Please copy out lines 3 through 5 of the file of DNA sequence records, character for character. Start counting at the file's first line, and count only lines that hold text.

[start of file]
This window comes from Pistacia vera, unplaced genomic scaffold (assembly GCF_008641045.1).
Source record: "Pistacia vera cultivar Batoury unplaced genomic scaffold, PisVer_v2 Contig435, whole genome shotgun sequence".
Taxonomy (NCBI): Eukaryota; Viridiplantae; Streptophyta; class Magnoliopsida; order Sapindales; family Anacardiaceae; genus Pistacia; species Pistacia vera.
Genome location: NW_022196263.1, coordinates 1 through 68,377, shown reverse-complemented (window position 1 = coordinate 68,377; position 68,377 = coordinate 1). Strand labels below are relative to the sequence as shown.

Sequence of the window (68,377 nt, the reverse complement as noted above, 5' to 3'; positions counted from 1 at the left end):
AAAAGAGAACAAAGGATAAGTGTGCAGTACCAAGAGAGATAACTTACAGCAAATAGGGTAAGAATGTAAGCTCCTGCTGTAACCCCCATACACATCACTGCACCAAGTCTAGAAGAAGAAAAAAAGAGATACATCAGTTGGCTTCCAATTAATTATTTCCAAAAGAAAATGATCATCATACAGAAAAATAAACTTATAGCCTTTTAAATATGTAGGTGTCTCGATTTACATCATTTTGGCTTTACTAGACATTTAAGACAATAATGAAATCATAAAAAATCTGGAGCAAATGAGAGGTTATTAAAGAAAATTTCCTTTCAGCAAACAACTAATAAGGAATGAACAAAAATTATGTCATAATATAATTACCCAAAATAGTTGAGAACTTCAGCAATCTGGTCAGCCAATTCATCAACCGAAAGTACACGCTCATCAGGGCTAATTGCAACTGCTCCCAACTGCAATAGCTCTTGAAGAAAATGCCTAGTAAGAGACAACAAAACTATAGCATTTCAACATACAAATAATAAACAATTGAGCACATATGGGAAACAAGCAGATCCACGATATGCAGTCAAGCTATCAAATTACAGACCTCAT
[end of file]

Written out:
Taxonomy (NCBI): Eukaryota; Viridiplantae; Streptophyta; class Magnoliopsida; order Sapindales; family Anacardiaceae; genus Pistacia; species Pistacia vera.
Genome location: NW_022196263.1, coordinates 1 through 68,377, shown reverse-complemented (window position 1 = coordinate 68,377; position 68,377 = coordinate 1). Strand labels below are relative to the sequence as shown.

Sequence of the window (68,377 nt, the reverse complement as noted above, 5' to 3'; positions counted from 1 at the left end):